Nordic Walking is recommended for all, regardless of age and physical condition because it:

ai??? restores posture and coordination

ai??? improves flexibility and joint mobility

ai??? increases calorie consumption up to 45% compared to normal walking

ai??? boosts aerobic resistance by increasing heart rate (average 10/17 beats per minute) with respect to the normal-walking

ai??? induces increased muscle tone, engaging almost all of the musculature

ai??? reduces muscle tension in the shoulders and neck

ai??? increases the metabolism of theAi??spineAi??intervertebral discs facilitating the prevention and treatment of back problems

ai??? strengthens the immuneAi??and cardiovascularAi??system

ai??? is recommended to complete rehabilitation phases of the lower limbs and fast recovery of mobility

ai??? provides out-door activity which has anti-stress and anti-depressive effects.

Why not give it a go!


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Let’s dispel some myths about food and nutrition!

This thought provoking post comes from our Italian Partners. How many did you get right?

Fasting makes you lose weightAi??Ai?? FALSE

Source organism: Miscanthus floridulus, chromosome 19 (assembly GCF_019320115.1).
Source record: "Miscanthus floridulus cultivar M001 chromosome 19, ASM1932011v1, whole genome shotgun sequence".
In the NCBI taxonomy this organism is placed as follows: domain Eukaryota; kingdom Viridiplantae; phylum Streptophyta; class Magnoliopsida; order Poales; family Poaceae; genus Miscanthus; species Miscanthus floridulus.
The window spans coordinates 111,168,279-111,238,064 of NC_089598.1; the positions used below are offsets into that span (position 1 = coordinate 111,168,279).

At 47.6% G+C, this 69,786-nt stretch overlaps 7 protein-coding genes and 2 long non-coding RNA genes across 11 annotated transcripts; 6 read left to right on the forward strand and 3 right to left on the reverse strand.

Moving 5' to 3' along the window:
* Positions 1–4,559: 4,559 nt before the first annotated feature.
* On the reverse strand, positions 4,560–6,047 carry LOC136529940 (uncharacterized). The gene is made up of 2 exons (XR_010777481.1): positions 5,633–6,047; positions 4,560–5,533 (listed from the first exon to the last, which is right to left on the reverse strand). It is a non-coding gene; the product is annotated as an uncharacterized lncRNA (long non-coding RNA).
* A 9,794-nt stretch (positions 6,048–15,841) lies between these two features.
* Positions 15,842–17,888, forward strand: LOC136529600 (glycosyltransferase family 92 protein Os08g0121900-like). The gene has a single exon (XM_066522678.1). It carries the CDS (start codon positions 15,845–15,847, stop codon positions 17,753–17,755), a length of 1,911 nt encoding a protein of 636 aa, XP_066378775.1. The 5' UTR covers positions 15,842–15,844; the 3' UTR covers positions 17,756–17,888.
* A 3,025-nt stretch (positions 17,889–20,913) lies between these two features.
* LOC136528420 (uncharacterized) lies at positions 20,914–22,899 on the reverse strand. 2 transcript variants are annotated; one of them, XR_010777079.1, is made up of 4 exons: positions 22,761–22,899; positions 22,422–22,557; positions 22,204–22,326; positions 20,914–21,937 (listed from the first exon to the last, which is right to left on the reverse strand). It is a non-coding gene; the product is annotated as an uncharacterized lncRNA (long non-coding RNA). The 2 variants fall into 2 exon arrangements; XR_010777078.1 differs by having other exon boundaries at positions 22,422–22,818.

Weight lost through fasting involves minimal loss of fat mass, while it involves mainly lean body mass and water, so it is easy to gain that weight again. It takes time to lose weight, and it is necessary to follow a varied diet, eating a little of everything in the correct proportions, keeping the balance between the various macro and micro-nutrients (carbohydrates, fats, protein, fibre, minerals) and increasing energy expenditure with constant physical exercise.

Seed oil is more caloric than olive oilAi??Ai?? FALSE

The calories of every fat are the same: 9 kcal/gram. Seed oils, in general, are less flavoured than the olive oil, which is an oil extracted from a fruit, so it also has protective characteristics. Extra virgin olive oil is an extremely healthy and genuine, with a high digestibility. It differs from other oils as it bears high temperatures more than any other. Itai??i??s absolutely the most suitable for frying, as it preserves its properties without deterioration, resisting temperatures up to 180Ai??C.

If you chew slowly, you eat lessAi??Ai?? TRUE

The information about being sated takes 15 minutes to reach the brain starting from the stomach. If you chew slowly, you eat less.

Replacing bread with breadsticks helps you to lose weightAi??Ai?? FALSE

Bread is made of water, flour, salt and yeast. Breadsticks and crackers contain also fats (vegetable, lard) and so they have more calories (from 350 to 450 kcal/100g), while more dietetic breads, like wholemeal bread and hard wheat bread (bread from Puglia), have respectively 224kcal/100g – 289kcal/100g). In addition to this, bread satiates much more, also thanks to the great presence of fibre, especially in wholemeal bread.